The Door Slam Heard Around the World
How can a door slam without a door? Ingmar Bergman’s Nora, a 1981 version of Henrik Ibsen’s A Doll’s House (1879) explores this possibility. The first production of Ibsen’s A Doll’s House back in 1879 in Norway shocked audiences and incited protests. The door slammed in the end has since been referred to as “the door slam heard around the world”. It symbolically marked the beginning of the feminist movement brewing at the time. A Doll’s House also served as an example of the emergence of realism in theatre. Bergman’s revision focuses on the psychological turmoil of A Doll’s House main character, Nora. His adaptation (translated and adapted by Frederick J. and Lise-Lone Marker) condenses Ibsen’s original script down to 90 minutes and the five main characters while updating the language. The University of Hawaii at Manoa’s Kennedy Theatre further modifies this adaptation to entice a modern day audience.
We are first introduced to Nora Helmer, (Christine Lamborn) a young housewife and mother who her husband, Torvald Helmer (Tyler Haugen) refers to as a childish spendthrift. There is excitement as Torvald has recently landed a significant job promotion and Nora’s childhood friend, Christine Linde (Emily Steward) re-emerges in hopes that his promotion will secure her a new position. Complications arise as Nils Krogstad (Donovan Oakleaf) reminds Nora of her obligations and her past choices that have come back to haunt her. Meanwhile, Nora’s loyalty and maturity is tested by her and Torvald’s close friend, Dr. Rank (Malia Wessel). Call it a bad few days for Nora around the holidays filled with stressful ups and downs and difficult choices. The audience observes Nora and Torvald’s marriage through its daily facades, while being able to contrast that relationship with the close friendship between Nora and Dr. Rank along with another intimate past love relationship. Nora waits for a “miracle” that never arrives to save her, prompting her to make a change.
Kennedy Theatre’s production of Nora can truly be described as a powerhouse of performances. Christine Lamborn’s portrayal of Nora is captivatingly intense and transformative, heightening the tension and driving the pacing of the piece. Tyler Haugen’s Torvald at times seems genuinely sweet and distraught, not the typical controlling Torvald portrayal throughout. While Dr. Rank makes a dramatic modern shift being portrayed as a woman, Malia Wessel’s delightful subtlety delivers this new element with ease. Rounding out the cast are strong performances from both Donovan Oakleaf’s Krogstad and Emily Steward’s Linde. Director Stacy Ray’s superb casting and coaching shines.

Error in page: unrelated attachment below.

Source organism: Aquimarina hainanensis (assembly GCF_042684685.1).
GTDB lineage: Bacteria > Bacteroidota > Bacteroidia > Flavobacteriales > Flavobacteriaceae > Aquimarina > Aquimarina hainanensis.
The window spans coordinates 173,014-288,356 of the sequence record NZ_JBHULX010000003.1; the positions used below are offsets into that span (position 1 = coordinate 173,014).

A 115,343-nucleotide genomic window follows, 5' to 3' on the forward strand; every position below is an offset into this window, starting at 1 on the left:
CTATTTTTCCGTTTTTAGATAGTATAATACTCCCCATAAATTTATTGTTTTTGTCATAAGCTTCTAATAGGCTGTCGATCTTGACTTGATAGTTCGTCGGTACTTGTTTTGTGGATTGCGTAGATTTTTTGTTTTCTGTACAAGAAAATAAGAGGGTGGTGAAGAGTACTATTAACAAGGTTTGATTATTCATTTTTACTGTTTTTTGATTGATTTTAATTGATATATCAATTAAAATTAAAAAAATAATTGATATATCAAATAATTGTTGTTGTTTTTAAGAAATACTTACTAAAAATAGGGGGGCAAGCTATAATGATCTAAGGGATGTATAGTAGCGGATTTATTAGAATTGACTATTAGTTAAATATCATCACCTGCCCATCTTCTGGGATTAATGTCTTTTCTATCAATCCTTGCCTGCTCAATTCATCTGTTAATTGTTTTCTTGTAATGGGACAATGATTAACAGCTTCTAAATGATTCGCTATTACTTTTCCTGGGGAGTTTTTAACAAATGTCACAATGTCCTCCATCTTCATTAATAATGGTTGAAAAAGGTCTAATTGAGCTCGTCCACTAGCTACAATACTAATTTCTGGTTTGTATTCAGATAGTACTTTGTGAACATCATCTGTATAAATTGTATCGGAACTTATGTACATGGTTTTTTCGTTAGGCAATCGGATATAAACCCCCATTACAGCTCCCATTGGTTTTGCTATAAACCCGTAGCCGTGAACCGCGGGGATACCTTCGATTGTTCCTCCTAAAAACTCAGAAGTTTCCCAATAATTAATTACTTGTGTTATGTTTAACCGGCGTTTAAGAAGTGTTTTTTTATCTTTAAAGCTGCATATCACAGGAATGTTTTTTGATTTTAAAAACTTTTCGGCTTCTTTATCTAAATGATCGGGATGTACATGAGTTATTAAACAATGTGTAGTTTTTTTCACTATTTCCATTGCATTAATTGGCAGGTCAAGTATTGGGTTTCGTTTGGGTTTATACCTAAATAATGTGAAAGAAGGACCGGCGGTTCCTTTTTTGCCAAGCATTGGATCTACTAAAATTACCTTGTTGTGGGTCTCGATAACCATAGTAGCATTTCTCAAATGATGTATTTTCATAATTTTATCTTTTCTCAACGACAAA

Bergman’s “new” adaptation in 1981 of this classic is now 37 years old. It is still relevant given the current #Metoo movement and the daily headlines forcing us to re-examine male/female relationships in and out of marriage. Adopting Bergman’s directorial approach of removing “realistic exits and entrances” (no doors to slam) and “having the cast remain on stage during the entire production” creates an examination of relationships as if under a microscope or within a fishbowl. This transformation allows a modern audience more accessibility to the material removing most of the classical language and surroundings. It also creates practical challenges that allow for inconsistences which can be distracting. The time period of this piece also became unclear. This may have been the point, to create a timeless piece, but the music suggested 2018, while some of the furniture and costumes seemed more mid-century modern or retro. It appeared to be more of an examination from the 1950’s to present. The set designed by Rachel Filbeck was simple yet effective in a large space while beautifully enhanced by projections designed by Joseph Governale.
Opening night was a stormy night which added to the intensity of the piece. Projection of an outside tree blowing in the wind in the Helmer’s window was accompanied by gusts of wind outside the theatre. During some of the intense moments within the play, alarms were going off which many audience members believed was part of the show rather than cell phone flash flood warnings. Actors on stage didn’t even skip a beat which is a testament to this cast’s focus. Mother Nature seemed to enrich the production that night. I attended with my thirteen year old daughter and sat near a young college student, both of whom were unfamiliar with the play. They both enjoyed the production and described it as intense or “savage”. Though there are warnings that the play has adult situations and profanity, there was only one of each which I believe would be equivalent to PG-13. I found that it is clear that this version is very tangible to a new and young adult audience. When combining that tangibility with incredible performances, fans of the original A Doll’s House like me, will also find this piece thought-provoking and impressive.
April 13, 14, 20, 21, 22, 2018
Fri/Sat 7:30pm & Sun 2:00pm
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